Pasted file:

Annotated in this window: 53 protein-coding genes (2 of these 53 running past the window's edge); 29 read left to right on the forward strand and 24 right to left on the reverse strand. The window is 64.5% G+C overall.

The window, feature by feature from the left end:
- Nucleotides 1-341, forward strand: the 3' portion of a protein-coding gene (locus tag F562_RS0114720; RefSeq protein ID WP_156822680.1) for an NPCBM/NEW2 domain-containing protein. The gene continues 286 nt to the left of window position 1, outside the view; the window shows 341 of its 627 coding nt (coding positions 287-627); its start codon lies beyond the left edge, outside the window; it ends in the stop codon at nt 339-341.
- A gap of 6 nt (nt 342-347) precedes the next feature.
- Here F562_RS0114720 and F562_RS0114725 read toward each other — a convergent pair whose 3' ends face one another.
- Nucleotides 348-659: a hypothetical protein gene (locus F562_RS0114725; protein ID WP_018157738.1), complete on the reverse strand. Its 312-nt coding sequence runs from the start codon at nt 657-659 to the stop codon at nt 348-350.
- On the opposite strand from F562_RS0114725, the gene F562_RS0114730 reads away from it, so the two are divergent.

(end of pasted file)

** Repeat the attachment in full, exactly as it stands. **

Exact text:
Annotated in this window: 53 protein-coding genes (2 of these 53 running past the window's edge); 29 read left to right on the forward strand and 24 right to left on the reverse strand. The window is 64.5% G+C overall.

The window, feature by feature from the left end:
- Nucleotides 1-341, forward strand: the 3' portion of a protein-coding gene (locus tag F562_RS0114720; RefSeq protein ID WP_156822680.1) for an NPCBM/NEW2 domain-containing protein. The gene continues 286 nt to the left of window position 1, outside the view; the window shows 341 of its 627 coding nt (coding positions 287-627); its start codon lies beyond the left edge, outside the window; it ends in the stop codon at nt 339-341.
- A gap of 6 nt (nt 342-347) precedes the next feature.
- Here F562_RS0114720 and F562_RS0114725 read toward each other — a convergent pair whose 3' ends face one another.
- Nucleotides 348-659: a hypothetical protein gene (locus F562_RS0114725; protein ID WP_018157738.1), complete on the reverse strand. Its 312-nt coding sequence runs from the start codon at nt 657-659 to the stop codon at nt 348-350.
- On the opposite strand from F562_RS0114725, the gene F562_RS0114730 reads away from it, so the two are divergent.